Then there’s poor, belligerent, unpredictable Russia sharing 2,600 miles of border with rich, peaceful, orderly China. You remember what happened to Senator Rand Paul with his next-door neighbor.
I touched on religious extremism in Pakistan and India. But India has another problem besides Hindu extremism. India has the second largest population of Muslims of any nation in the world – 176 million versus Pakistan’s 167 million. Then, sitting athwart trade routes, in the middle of everything, with the largest economy in Southeast Asia, is the country that has the most Muslims, Indonesia – 209 million.
The vast majority of Muslims are not interested in extremism any more than the vast majority of Democrats are interested in knocking Rand Paul off his rider mower. The RAND Corporation think tank regards Muslim extremists as being sort of like America’s filthy rich (whom you’re unlikely to encounter personally). RAND estimates that less than 1% of Muslims worldwide are at risk of becoming radicals.
So 176 million plus 167 million plus 209 million and add in the 21 million Muslims from China. That equals 573 million, times 1%…
So (the flip side of Boeing executives’ hope for 787 sales) I’ve only got 5,730,000 people to worry about.
Then there are Asia’s “failed states” – always a danger to peace and prosperity, as the failed states of Weimar Germany, Tsarist Russia, and the Confederate States of America have proven.
The Philippines could become a failed state, Myanmar seems to be trying to become one, and Afghanistan is already there. The former Soviet Republics of Central Asia – the “Trashcanistans” – all have failed state potential. And, when it comes to a fully realized failed state, North Korea takes the cake… or it would if it could get any cake-making ingredients on the black market.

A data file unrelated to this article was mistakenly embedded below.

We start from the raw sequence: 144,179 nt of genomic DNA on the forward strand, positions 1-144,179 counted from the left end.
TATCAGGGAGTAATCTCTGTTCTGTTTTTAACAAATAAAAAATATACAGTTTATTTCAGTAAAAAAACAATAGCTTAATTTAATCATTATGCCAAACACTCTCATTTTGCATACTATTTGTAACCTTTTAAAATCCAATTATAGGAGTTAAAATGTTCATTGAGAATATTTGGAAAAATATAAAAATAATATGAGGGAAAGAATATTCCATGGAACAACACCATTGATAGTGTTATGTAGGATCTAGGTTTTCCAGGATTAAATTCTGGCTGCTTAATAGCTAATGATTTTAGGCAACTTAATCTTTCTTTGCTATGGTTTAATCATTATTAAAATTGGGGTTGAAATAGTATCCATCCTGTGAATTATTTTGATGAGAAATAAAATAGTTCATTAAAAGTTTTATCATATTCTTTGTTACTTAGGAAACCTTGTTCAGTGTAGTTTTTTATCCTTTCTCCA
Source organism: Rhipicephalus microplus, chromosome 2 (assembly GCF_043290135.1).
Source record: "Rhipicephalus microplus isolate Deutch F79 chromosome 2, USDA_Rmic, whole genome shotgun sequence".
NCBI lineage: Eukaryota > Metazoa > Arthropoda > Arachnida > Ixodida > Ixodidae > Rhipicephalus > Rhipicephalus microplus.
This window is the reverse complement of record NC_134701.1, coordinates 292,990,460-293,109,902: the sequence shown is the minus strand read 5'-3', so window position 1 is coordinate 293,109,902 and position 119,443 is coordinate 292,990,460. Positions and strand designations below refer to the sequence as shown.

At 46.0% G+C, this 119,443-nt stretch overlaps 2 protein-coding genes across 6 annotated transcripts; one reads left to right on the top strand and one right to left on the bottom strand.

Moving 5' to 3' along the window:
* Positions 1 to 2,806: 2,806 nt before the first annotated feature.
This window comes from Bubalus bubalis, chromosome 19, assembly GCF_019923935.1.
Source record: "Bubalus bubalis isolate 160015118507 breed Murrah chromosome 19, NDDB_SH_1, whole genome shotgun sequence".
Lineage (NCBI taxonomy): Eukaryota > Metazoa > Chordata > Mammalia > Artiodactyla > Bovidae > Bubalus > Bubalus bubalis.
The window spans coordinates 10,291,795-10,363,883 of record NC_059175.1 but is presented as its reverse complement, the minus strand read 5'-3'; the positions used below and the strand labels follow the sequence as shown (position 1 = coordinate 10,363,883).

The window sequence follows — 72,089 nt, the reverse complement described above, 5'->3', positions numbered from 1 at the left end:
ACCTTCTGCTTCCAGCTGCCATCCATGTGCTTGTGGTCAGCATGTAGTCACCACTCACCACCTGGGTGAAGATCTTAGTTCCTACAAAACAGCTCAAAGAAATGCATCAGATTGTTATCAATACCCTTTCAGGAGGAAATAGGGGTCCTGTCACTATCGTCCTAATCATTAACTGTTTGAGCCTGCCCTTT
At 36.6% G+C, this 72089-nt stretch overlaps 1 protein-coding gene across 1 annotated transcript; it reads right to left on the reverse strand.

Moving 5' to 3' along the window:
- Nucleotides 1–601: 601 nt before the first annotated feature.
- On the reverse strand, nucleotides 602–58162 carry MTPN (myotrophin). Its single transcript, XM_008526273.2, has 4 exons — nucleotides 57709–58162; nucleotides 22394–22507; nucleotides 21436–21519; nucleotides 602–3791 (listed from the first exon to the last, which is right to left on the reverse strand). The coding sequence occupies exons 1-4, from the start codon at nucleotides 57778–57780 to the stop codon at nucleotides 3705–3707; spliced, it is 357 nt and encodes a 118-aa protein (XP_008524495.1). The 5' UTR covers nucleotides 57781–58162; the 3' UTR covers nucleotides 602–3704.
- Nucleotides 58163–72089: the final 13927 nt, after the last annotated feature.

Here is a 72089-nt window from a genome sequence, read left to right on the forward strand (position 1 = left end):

I don’t fret much about what North Korea will do with its atomic bombs. Kim Jong Un is a murderer, but he’s not suicidal. But I don’t like the example he sets in Asia and elsewhere.
Here’s how to be the head of a Trump-word nation without any economy or cultural influence and no significant conventional military might and still be a huge player – a Harvey Weinstein (with the same weight-loss program) – in the theater of international relations.
However, in my “Doubts About Asia,” I keep coming back to autocracy.
Well into Europe’s Renaissance and the European Age of Discovery, China was still the richest and most technologically advanced nation in the world. Economic historians estimate that in the 15th and 16th centuries China accounted for between 25% and 30% of the world’s economy. By 1960 the figure was down to 5%. What happened?
Essentially just one thing – nothing.
During China’s Qing Dynasty (1636-1912), China’s autocrats decided to shut China off from commercial and intellectual contact with the outside world. Ships were burned. People were moved away from coastal regions.
The Qing Dynasty’s Qianlong Emperor, who ruled China for most of the 18th century, said, “Our land is so wealthy and prosperous that we possess all things. Therefore, there is no need to exchange the produce of foreign barbarians for our own.”
My biggest worry about Asia is that some new autocrat will have the same thought – and the muscle to enforce his thinking.